It's a fight folks, between USB 3.0 and Intel's new Light Peak. USB 3.0 is already shipping and Light Peak has yet to be announced, but by late next year they'll be duking it out for the hearts and minds of consumers. And the winner is…
Light Peak Light Peak is Intel's new 10 Gbit per second - scaling to 100 Gb/sec - fiber optic interconnect. Intel is taking direction from Apple and Sony, both strong with creative professionals, and whose bandwidth requirements are “more.”
The buzz is gathering buzz around Light Peak: the Intel demo at IDF; they're working with storage and display vendors; reports that Light Peak is due on the next generation of MacBook Pros this spring; and Steve Job's comment that he doesn't see USB 3.0 taking off.
Taken individually, none of these are conclusive. But taken as a whole they suggest a strategy that is quite a bit more sophisticated than Intel's past I/O marketing failures such as Infiniband.
Light Peak won't be the only 10 Gb per second interconnect shipping: 10 gigE ports will be down to $50 each by this time next year. But USB 3.0 will be the volume leader, thanks to its backwards compatibility with 1 billion+ USB 2.0 ports.
USB 3.0 But if USB 3.0 is already shipping and has a strong installed base of USB 2.0 devices to work with, how can Light Peak possibly succeed? It won't be a slamdunk, but Light Peak has a decent chance.
What are Light Peak's market advantages? In no particular order:
- High-end focus. Apple owns over 70% of the high-end PC market. Their customers can invest in the new technology.
- The everything interconnect. Light Peak implements the lowest two layers of the networking stack. You can run virtually any protocol stack-ethernet, FireWire, Infiniband andUSB-on top of it. Connect displays, storage, networks or virtual I/O systems at twice the speed of USB 3.0.
- Convenience. Optical cables are thin, light and long distance capable. Plastic is cheap for short distances. Glass is highly reliable for long runs. Many USB 2 printers limit cable lengths today, something USB 3.0 won't improve.
- Technical superiority. Not only is it fast, but fiber is immune to electromagnetic interference and crazy-making electrical problems like ground loops.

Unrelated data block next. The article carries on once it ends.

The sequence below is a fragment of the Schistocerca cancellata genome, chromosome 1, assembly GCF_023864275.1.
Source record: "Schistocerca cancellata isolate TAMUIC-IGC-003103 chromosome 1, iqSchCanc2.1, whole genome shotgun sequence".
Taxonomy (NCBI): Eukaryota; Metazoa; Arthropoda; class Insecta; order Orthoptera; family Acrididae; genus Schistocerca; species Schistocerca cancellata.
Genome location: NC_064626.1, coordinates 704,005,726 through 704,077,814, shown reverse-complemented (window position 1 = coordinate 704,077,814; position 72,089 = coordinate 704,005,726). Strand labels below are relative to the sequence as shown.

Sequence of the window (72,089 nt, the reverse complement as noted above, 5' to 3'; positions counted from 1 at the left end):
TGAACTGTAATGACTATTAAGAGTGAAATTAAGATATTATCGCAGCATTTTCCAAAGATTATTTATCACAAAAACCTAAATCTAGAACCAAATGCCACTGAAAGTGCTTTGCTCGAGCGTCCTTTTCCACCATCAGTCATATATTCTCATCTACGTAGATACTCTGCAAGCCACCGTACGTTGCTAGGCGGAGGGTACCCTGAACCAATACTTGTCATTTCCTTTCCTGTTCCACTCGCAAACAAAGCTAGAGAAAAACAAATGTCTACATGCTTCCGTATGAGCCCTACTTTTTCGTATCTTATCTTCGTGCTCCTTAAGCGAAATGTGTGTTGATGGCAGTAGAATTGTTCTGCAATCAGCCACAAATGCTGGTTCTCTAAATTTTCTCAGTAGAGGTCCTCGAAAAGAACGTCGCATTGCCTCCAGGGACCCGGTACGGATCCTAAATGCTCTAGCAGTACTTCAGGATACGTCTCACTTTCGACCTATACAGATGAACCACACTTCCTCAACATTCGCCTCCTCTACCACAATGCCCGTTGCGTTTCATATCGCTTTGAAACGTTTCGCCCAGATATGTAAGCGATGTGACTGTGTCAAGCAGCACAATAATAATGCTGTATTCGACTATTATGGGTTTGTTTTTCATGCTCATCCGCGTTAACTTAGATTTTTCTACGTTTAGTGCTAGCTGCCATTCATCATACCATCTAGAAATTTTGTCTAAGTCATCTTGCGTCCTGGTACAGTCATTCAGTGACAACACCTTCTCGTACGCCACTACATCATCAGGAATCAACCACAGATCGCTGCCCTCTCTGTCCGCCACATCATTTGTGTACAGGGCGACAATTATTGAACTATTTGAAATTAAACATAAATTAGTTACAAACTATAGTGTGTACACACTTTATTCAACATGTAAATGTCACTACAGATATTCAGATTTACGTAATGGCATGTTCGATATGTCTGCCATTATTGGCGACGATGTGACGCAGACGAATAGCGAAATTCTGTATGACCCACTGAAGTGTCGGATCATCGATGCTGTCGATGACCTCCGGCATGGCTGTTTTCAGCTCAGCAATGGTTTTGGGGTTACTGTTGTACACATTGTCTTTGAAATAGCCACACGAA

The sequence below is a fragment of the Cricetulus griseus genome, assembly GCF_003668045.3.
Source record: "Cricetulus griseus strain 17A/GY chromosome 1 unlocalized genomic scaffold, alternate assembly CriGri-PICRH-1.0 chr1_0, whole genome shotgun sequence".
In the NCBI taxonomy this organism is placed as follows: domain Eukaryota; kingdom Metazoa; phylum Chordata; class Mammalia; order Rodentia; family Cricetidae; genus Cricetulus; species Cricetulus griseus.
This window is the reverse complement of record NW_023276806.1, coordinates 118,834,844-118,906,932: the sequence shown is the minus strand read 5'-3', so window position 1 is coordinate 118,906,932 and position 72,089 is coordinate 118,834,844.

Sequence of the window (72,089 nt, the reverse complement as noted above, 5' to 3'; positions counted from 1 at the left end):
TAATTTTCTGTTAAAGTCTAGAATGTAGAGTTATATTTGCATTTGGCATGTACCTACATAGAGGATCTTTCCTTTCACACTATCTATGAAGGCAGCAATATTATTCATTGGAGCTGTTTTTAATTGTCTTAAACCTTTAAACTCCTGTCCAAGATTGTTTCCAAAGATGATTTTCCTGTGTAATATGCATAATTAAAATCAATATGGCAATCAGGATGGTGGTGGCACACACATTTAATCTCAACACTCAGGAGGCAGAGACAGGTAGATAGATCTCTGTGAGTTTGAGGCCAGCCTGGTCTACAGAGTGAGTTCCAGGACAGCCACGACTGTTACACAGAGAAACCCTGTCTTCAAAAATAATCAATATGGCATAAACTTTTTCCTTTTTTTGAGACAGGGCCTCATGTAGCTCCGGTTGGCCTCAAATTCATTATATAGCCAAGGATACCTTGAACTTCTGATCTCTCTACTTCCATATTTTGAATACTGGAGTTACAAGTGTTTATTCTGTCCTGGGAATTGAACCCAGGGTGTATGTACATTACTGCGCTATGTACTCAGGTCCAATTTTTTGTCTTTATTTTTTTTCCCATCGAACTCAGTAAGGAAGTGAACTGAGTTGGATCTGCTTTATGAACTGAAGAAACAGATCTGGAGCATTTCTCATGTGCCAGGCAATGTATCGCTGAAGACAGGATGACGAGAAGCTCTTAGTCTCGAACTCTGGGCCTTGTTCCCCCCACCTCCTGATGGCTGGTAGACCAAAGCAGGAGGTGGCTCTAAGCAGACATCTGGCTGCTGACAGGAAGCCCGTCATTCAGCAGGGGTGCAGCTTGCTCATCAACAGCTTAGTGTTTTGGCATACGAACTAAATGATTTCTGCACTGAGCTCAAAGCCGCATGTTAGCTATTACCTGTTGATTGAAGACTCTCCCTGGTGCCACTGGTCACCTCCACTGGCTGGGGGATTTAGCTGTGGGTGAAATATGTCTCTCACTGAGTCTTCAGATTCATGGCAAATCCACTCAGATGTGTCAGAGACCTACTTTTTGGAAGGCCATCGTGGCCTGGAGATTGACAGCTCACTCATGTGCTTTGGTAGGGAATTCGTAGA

- A future. USB 3.0's performance is impressive, but it's half of Light Peak's and the end of the line. Light Peak is just beginning its lifecycle with a roadmap to 100 Gb/s.
Creative pros need a smarter I/O strategy today. The welter of interconnects - USB, FireWire, HDMI, digital audio, eSATA and SDI, to name a few - either have technical problems like noise and distance or cost and availability problems.
The Storage Bits take I wasn't optimistic a year ago about Light Peak, but I'm seeing more intelligent marketing than I'd expected. Light Peak won't replace the cheap and ubiquitous USB anytime soon, if ever. But it doesn't need to.
Today's notebooks often sport 3 or 4 USB ports, eSATA, DisplayPort, HDMI, VGA, Ethernet, FireWire and microphone and speaker jacks. It's almost as bad is the late 90s when PCs had PS/2 ports, parallel printer ports, SCSI, modems and VGA ports - and 2 floppies.
Remember SCSI-based scanners? I do, and it's not a happy memory.
Intel, Apple and Sony can easily fumble the Light Peak opportunity: excessive licensing fees (think FireWire); wonky DRM; cost-curve fails; insufficient vendor support.
But it can clearly be a big win for storage users: higher data integrity; greater bandwidth; longer distances; more convenient hardware; and the ability to integrate fast solid state storage wherever it make sense.
Let's hope they get this right.
Comments welcome, of course. Want to see more? Check out Intel's IDF demo. Update: Good discussion between NonZealot and DeusXMachina on how LP might be used and what it is and isn't deep in the comments. Keep clicking "View more comments" until you get to it. End update.